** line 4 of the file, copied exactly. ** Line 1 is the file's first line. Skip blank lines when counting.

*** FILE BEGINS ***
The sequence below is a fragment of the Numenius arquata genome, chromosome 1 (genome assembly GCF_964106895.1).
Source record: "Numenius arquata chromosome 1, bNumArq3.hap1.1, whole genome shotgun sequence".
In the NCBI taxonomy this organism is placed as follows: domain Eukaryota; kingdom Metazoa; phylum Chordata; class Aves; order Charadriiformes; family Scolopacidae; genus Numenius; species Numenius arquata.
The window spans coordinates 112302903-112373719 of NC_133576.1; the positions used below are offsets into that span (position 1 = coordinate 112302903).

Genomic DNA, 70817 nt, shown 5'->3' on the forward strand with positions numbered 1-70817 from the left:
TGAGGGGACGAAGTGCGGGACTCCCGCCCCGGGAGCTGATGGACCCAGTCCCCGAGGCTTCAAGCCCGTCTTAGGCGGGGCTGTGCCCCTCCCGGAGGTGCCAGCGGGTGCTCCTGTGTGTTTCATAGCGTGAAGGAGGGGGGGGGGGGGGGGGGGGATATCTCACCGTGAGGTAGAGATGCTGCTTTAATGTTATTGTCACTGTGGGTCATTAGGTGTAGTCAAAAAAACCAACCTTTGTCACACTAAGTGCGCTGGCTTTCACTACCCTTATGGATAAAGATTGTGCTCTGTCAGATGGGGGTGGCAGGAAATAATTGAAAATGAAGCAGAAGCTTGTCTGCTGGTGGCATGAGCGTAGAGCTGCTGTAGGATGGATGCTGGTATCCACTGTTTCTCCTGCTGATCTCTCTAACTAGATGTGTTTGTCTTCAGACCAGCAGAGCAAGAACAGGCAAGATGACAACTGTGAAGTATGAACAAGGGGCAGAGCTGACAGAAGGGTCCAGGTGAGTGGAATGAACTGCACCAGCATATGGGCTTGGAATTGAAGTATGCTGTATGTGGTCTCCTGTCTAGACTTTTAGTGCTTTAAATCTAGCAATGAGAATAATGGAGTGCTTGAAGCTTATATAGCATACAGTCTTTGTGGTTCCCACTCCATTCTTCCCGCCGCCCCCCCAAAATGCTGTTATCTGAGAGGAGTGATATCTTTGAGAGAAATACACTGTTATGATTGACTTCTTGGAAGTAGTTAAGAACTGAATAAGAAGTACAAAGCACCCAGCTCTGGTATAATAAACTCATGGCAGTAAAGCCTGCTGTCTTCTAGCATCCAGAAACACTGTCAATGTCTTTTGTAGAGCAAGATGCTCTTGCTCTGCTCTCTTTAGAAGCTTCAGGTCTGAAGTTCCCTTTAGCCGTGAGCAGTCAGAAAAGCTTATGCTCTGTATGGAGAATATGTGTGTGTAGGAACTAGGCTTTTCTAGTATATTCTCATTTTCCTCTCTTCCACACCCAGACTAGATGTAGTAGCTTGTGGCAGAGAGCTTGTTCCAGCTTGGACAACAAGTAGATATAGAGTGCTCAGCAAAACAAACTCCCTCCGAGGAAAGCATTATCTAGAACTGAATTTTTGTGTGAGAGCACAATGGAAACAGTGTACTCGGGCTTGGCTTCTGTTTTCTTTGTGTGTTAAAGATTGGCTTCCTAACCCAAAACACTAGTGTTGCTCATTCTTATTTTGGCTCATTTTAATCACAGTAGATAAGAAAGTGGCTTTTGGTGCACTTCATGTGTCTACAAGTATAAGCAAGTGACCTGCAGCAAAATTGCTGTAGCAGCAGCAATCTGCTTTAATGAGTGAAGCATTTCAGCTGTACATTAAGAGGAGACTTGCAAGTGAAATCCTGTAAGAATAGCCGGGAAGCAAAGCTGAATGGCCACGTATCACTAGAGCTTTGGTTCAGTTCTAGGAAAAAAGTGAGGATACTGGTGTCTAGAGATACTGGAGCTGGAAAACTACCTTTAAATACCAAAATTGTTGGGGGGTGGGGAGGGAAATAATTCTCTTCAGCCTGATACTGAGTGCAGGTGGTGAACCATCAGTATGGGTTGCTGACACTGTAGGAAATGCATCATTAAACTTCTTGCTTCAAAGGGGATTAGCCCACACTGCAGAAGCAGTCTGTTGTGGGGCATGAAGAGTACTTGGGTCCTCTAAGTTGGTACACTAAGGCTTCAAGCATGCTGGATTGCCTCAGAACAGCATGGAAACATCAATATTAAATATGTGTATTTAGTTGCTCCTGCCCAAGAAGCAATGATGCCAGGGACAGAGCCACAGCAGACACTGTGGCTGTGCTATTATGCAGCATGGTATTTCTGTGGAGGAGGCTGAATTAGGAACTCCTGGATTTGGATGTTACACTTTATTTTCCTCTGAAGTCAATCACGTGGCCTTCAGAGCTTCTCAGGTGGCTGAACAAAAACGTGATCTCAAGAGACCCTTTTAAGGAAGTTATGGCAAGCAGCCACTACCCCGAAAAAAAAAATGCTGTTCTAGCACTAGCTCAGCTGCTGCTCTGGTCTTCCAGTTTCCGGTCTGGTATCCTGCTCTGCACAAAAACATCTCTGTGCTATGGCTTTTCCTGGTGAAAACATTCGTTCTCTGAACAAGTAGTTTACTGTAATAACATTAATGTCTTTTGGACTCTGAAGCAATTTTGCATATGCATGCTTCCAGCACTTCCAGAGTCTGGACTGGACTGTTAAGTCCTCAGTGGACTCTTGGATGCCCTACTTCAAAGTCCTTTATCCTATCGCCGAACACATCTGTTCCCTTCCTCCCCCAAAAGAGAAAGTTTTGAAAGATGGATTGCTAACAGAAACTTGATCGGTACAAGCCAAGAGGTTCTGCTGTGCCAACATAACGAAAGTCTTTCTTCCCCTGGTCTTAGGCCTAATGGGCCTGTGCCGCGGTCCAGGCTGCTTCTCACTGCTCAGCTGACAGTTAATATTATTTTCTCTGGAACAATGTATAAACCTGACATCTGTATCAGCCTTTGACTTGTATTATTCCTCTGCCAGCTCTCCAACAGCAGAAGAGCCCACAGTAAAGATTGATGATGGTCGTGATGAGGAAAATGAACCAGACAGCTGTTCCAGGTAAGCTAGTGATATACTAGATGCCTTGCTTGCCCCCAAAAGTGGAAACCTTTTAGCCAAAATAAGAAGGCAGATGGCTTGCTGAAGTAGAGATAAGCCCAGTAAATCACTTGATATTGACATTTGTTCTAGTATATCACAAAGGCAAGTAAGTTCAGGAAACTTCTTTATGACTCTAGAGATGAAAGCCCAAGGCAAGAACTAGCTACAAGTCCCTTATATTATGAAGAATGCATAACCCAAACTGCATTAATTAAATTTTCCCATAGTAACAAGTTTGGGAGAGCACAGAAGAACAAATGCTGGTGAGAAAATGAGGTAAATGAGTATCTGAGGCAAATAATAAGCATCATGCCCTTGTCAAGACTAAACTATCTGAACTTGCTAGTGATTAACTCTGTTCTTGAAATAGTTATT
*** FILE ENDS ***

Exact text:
The window spans coordinates 112302903-112373719 of NC_133576.1; the positions used below are offsets into that span (position 1 = coordinate 112302903).